From the official statements of Western, regional and local players, we can assume that there are several issues that cause criticism of the Turkish military operation in Syrian Afrin. A major problem for the Turkish government is proving the legitimacy of its military invasion of a foreign country. The Turkish government justified the move by invoking the UN Charter provisions that give states certain rights to such acts in cases when national security is under threat and other means of diplomacy fail to solve the issue.

The problems with the justification of the military campaign partly stem from the fact that the Turkish government has not been cooperating with the Syrian government, a legitimate representative of the Syrian people in the UN, to resolve the PKK issue. A further problem was presented in statements declaring that the Syrian PYD is not a terrorist organization and does not present a threat to Turkish security. These claims are supported by the fact that the Turkish government has been in contact with the PYD on several occasions, most famously during the Shah Euphrates Operations in February 2015. Another point supporting the thesis against Ankara’s justification of the military campaign deals with the cooperation between the PYD-affiliated Syrian Democratic Forces and the United States of America, a major ally of the Turkish government in security matters and the fight against the PKK in Turkey and Iraq.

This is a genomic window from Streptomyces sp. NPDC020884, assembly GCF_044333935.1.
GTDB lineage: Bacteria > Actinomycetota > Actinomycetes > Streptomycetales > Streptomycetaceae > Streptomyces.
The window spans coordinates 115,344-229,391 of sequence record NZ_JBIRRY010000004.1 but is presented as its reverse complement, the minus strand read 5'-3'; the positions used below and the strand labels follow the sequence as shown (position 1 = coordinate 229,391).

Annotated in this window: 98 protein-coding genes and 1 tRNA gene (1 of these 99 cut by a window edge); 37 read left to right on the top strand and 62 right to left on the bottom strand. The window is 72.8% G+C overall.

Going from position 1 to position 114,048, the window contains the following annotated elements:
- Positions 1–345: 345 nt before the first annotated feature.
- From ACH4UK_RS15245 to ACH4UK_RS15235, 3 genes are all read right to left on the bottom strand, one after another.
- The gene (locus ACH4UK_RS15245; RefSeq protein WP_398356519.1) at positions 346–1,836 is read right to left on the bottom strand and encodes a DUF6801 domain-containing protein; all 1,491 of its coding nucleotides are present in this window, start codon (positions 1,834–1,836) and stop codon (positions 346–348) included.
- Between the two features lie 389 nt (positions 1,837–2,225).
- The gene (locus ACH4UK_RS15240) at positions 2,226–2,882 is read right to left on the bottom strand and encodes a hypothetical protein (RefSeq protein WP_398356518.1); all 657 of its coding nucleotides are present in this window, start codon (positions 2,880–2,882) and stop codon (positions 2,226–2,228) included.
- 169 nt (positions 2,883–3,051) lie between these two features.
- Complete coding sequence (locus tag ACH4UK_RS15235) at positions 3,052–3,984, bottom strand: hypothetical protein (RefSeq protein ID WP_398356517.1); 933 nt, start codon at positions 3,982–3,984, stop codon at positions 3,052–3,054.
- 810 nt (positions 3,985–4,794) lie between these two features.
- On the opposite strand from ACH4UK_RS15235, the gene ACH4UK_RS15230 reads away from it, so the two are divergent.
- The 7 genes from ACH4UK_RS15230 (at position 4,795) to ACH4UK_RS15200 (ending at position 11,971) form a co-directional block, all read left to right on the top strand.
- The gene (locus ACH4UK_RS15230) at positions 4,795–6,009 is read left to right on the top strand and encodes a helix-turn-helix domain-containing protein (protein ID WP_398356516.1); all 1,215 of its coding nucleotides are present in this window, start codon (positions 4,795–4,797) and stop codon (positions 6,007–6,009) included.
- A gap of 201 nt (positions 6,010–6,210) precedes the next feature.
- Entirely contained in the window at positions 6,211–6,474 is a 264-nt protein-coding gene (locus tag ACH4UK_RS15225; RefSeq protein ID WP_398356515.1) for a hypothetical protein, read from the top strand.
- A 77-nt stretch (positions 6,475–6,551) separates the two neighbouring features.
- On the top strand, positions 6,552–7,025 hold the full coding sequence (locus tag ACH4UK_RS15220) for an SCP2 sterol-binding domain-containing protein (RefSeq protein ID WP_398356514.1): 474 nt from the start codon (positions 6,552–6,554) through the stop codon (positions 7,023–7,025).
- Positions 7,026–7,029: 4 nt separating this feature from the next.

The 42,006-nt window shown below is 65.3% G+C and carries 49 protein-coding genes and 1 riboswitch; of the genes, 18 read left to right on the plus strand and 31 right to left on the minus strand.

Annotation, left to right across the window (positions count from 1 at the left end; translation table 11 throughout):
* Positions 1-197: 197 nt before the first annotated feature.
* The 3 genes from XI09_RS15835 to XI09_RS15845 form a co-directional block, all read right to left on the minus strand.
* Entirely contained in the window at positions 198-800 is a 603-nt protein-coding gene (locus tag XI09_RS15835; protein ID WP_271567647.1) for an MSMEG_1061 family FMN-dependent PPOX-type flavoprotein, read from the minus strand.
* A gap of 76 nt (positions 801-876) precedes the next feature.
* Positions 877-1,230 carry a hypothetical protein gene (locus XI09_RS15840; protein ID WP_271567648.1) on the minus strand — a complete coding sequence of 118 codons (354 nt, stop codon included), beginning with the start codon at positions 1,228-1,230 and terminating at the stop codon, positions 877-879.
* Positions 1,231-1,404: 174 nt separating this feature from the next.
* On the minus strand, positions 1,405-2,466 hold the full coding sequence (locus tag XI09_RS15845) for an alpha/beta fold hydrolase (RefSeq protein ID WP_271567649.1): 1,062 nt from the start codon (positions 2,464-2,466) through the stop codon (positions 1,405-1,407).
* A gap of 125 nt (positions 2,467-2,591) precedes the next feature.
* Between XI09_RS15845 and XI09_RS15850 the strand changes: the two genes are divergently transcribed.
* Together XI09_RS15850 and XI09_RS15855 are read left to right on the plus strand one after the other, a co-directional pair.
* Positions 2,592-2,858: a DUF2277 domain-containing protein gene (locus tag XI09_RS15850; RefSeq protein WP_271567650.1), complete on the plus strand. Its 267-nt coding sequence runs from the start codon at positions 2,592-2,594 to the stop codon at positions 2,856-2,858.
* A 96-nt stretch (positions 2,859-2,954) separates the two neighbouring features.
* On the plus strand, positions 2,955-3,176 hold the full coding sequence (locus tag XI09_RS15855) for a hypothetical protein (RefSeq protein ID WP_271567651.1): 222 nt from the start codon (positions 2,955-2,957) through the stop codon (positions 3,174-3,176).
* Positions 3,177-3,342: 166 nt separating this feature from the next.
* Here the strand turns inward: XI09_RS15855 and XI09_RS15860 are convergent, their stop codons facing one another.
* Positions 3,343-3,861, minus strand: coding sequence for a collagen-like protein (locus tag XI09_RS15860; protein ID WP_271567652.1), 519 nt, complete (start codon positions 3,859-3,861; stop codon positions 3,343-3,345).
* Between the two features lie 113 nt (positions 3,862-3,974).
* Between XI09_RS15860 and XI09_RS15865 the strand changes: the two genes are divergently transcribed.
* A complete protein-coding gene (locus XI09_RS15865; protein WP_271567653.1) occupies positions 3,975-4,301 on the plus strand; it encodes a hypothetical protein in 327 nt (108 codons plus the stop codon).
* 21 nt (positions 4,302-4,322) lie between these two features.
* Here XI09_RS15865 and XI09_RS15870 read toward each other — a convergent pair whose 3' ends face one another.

Further criticism of the military operations revolves around claims that the move is directed either against the Kurdish population of Afrin or the civilian population of the canton. This thesis is supported by claims that the Turkish government uses paramilitary groups, whose background may be traced to the moderate Islamist Syrian movement. The fact that Free Syrian Army groups are not affiliated with the Turkish government via a legal framework prompted many critics to say that the military campaign could lead to war crimes in Afrin.

Finally, a considerable number of comments critical of the Turkish military operation touch upon the Turkish government’s utilization of the move for domestic political interests. The narrative of a Turkish struggle against Western-supported terrorists in Syria suits the plans of Turkey’s ruling Justice and Development party to consolidate the electorate around nationalist slogans and the idea of a strong ruler at the helm of Turkey.

The Constraints of Turkish diplomacy

Official Turkish diplomatic efforts since the operations began have been directed at the clarification of Turkey’s concerns to the country’s allies and partners in Syria. The meeting between Turkish Foreign Minister Mevlut Cavusoglu and U.S. Secretary of State Rex Tillerson on February 16 should be seen in the context of these efforts. The meeting is considered a part of the initiatives to clarify Turkish objectives in Afrin, influence public opinion in the West, and resolve the PKK/PYD issue through diplomatic means. Contacts between Turkey, Russia and Iran have also been serving to mitigate concerns over the military operation in Afrin on the official level. On the local level, the Turkish government approached foreign representatives to explain Ankara’s official position with regards to the PKK in Syria and the security concerns the Turkish government has in light of the military build-up in northern Syria.